PHOENIX, Arizona, March 8. THIS morning Swimming World learned that North Carolina junior Stephanie Peacock will not be at the NCAA championships in two weeks, as an undisclosed illness that kept her out of the ACC championships has not gone away and will keep the reigning 1650 freestyle champion in Chapel Hill. Peacock was a big contributor to the UNC team at the NCAA championships last year, scoring 36 of the team's 44 points.
Ricky Berens got the crowd at the American Short Course Championships on its feet last night in Austin, Texas, as the two-time Olympian set an American record in the 200-yard freestyle with a 1:31.31. It's the second-fastest performance in history, just a couple of ticks off the U.S. Open record of 1:31.20 set by Simon Burnett in 2006. Ricky showed up to the pool this morning to swim in the prelims of the 200 free, but instead of going for the full 200, he only swam a 100 fast, posting a lifetime best 41.90 at the 100-yard mark then swimming easy for 100 yards. This was the first time Berens had been under 42 seconds in his career, which shows continued improvement for the 24-year-old.
That wasn't the only record broken last night, as two NCAA Division II marks fell in Birmingham, Alabama. First up was Wayne State's Piotr YA-HOE-VICH in the 400 IM with a blazing fast 3:47.62. He took down defending champion Marko Blazevski in the process to make it a sweep of the IMs.
The other record fell in the men's 400 medley relay, as Florida Southern and Grand Canyon renewed their fierce matchup from the 200 medley relay, which Florida Southern won by mere hundredths. This time, it was Grand Canyon that got to the wall first with a 3:11.93. One of the highlights of that relay was the 51.98 breaststroke split by Eetu Karvonen of Grand Canyon, who will be defending his 100 breast title today.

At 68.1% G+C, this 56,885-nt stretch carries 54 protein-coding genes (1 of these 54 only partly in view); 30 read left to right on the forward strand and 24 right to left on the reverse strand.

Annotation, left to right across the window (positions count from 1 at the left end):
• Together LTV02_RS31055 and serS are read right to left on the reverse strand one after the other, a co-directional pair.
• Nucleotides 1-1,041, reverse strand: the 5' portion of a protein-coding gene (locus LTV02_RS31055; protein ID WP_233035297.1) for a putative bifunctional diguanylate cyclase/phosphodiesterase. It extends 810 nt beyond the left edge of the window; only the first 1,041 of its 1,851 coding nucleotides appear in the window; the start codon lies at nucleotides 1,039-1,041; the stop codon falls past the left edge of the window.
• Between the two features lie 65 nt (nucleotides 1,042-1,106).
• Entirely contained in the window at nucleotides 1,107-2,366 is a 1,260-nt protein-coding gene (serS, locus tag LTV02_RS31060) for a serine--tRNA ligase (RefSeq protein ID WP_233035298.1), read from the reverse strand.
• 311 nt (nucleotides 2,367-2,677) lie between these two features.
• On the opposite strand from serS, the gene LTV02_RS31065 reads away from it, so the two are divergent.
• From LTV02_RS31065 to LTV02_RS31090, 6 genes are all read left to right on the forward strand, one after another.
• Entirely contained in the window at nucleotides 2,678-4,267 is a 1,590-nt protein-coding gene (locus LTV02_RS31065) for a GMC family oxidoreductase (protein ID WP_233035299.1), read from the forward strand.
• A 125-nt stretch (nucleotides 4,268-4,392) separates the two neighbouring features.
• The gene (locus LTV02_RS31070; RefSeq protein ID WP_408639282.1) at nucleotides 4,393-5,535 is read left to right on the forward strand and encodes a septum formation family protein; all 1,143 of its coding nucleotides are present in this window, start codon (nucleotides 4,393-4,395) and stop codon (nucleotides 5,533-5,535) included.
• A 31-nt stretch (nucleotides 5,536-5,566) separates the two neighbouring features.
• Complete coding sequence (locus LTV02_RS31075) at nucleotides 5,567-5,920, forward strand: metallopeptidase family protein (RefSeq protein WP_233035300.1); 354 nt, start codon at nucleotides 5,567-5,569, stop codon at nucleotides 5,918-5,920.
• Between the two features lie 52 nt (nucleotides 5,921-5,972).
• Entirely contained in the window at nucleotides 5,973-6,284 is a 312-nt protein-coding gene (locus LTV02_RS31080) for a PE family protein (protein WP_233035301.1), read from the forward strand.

Grand Canyon got another win on the board last night, as Mychala Lynch defended her 100 fly title with a 54.31 over Alaska's Margot Adams. Queens University freshman Caroline Arakelian won the women's 400 IM with a 4:17.51 to take down defending champ Amanda Thomas, and UC-San Diego's Anjali Shakya won the women's 200 free in a wall-to-wall victory with a 1:47.95.
Besides Jachowicz, other men's individual champions included Ouachita Baptist's Marcus Schlesinger in the 100 fly with a 47.54, and Drury senior Vladimir Sidorkin in the 200 free with a 1:35.76.
Sidorkin was a key leg in helping the Drury men beat Grand Canyon in the 200 free relay, splitting a 19.50 on his anchor leg swim. With the two victories last night, the Drury men now hold a 78-point lead over Grand Canyon going into day three's competition. The Drury women were still unable to get a win at the NCAAs, but their depth helped keep their lead, by 57 points, over defending team champs Wayne State. Ashland won the women's 200 free relay with a 1:32.20, while LIU Post took the 400 medley relay with a 3:42.48.
You can read more about last night's competition in our recap on swimmingworld.com, courtesy of our on-deck correspondent Richie Kryzanowski.
The final Division I men's conference meet is underway, and the Ivy League championships is showing us a good team battle between Harvard and defending champions Princeton. Princeton is looking to make it five in a row, but Harvard is putting up a good fight so far with three wins on the first night. The Crimson men won the 200 free relay and 400 medley relay, as well as 1-meter diving. The big swim of the day was the 200 IM, where Dartmouth's Nejc Zupan swam a 1:43.94, just three tenths off the automatic NCAA qualifying standard. Zupan's best event will be tomorrow, when he swims the 200 breast. He swam a 1:53.87 in December which is now the fifth-fastest collegiate time in the country. Chuck Katis of Harvard will likely give Zupan a run in the 200 breast, and we'll have results of the meet for you on swimmingworld.com.